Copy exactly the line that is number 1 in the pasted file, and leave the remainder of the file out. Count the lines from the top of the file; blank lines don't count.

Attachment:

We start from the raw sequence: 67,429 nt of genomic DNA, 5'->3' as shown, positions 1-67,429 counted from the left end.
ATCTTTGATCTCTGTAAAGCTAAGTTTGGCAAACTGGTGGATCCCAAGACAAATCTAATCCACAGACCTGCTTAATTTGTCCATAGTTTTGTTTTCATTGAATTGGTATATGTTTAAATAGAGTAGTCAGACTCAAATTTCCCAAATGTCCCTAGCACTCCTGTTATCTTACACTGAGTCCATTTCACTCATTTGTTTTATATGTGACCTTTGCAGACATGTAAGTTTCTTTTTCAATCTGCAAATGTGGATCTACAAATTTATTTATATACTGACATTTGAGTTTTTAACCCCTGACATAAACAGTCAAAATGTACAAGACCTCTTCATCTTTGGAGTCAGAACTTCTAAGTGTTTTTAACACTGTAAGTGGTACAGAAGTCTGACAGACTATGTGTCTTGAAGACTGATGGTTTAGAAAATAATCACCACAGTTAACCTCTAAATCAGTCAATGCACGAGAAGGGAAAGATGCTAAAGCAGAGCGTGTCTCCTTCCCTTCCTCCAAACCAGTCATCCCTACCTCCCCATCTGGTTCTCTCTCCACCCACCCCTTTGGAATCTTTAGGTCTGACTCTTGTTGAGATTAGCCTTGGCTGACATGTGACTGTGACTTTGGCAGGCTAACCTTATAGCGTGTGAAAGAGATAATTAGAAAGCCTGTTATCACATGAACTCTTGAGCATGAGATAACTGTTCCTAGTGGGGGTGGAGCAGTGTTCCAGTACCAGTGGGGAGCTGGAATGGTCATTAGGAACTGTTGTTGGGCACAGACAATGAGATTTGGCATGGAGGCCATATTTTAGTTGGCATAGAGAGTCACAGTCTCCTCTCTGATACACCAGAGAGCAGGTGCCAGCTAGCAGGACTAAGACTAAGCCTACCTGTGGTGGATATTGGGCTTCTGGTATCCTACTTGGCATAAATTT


We start from the raw sequence: 67,429 nt of genomic DNA, 5'->3' as shown, positions 1-67,429 counted from the left end.